Tuesday, July 7, 2015

A Nuanced View of the World of Drug Development & its Value to Society

It’s not every day that you have the opportunity to play audience to a preeminent biotech company’s chief executive (in Boston it’s more like every other day), so I couldn’t pass it up when I learned Genzyme CEO David Meeker, MD, would be sitting down with Boston Globe Life Sciences Reporter Robert Weisman for a “fireside chat” (hold the fire) hosted by the MIT Enterprise Forum at the Broad Institute of MIT & Harvard in Cambridge’s Kendall Square. Equally compelling was the thought provoking topic of conversation; “The Value of Drug Development: Can Society Afford Today’s New Wonder Drugs?” Given Dr. Meeker’s previous clinical and academic accomplishments as former Director of the Pulmonary Critical Care Fellowship at the Cleveland Clinic and Assistant Professor at Ohio State University, plus a variety of high-level managerial undertakings with Genzyme prior to becoming CEO, he seemed uniquely positioned to offer a nuanced take on the world of drug development and its value to society.

The drug industry, well represented in this part of town centered on Kendall Square, over its history has played the part of the regular scapegoat for all that is wrong with big business in America. A lifesaving drug might fill a void by addressing a formerly untreatable disease, but with price tags that are known to reach into the five-six digits for an annual regimen, it’s hard to say simply if this is an overall net positive for society. One can’t help but think it might be exchanging one problem for another – now your disease is under control, but your finances aren’t. And how does this look on a societal level with all the different players involved – payers, providers, regulators, patients, etc.? Very quickly we begin to find ourselves in a tangled mess.

Luckily, on this occasion, Dr. Meeker was there to help us sort this out. In particular, he provided insights on a critical piece of the equation: How do drug companies come to price their drugs? Far from an expert on the matter, what I will share is in many ways a shorthand for the intricate process that takes place, as I offer a summary of the discussion from that night:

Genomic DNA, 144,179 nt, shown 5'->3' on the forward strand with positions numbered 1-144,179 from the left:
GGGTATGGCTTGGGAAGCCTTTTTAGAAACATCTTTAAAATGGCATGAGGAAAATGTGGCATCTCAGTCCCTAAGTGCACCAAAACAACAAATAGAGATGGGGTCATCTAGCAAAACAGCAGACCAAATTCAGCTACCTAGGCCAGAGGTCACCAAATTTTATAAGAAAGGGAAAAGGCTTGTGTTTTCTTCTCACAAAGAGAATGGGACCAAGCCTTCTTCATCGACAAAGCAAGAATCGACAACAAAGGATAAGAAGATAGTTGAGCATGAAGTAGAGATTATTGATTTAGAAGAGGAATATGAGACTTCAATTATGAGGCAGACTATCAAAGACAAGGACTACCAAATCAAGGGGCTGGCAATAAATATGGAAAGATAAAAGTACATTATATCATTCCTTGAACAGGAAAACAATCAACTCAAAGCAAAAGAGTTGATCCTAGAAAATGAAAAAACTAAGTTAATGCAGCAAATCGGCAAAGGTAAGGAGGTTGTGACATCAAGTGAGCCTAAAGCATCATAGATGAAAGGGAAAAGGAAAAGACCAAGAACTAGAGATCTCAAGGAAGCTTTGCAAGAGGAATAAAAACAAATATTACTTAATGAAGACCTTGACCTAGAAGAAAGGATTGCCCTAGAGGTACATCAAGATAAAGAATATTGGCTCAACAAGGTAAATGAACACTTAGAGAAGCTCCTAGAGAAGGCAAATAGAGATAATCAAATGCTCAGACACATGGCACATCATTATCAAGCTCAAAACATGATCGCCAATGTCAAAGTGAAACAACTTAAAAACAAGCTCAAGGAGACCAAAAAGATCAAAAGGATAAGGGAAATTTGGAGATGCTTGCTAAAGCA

The drug pricing picture takes initial form with a few key considerations: the cost of development for bringing the drug to market, the prevalence of the condition it’s designed to treat, and the comparative clinical value that the drug provides. In the rare disease world that Genzyme occupies, treatments can sometimes have a target population of less than 10,000 (an example being Gaucher’s disease, for which Genzyme offers several treatment options priced at $300k/yr.) In these cases, for a company to recoup its investments from their sales of the drug and continue to produce innovative treatments, can it only work out if the drug carries a six-figure price tag? Lacking many of the elements of a market system (namely no competitor drugs and “customers” having no choice as to whether or not they have a given condition), how does one arrive at a “fair price” – where all sides win? The payers, e.g. CMS and private insurers, play a key part here, as they take on the role of determining coverage and negotiating what’s reasonable in terms of price (though the exact mechanisms through which these processes take place can differ from country to country). The payers also shield patients from much of the financial burden of affording a given treatment – though in the US, it’s still not too uncommon for patients to face a sizeable enough bill to make me take pause.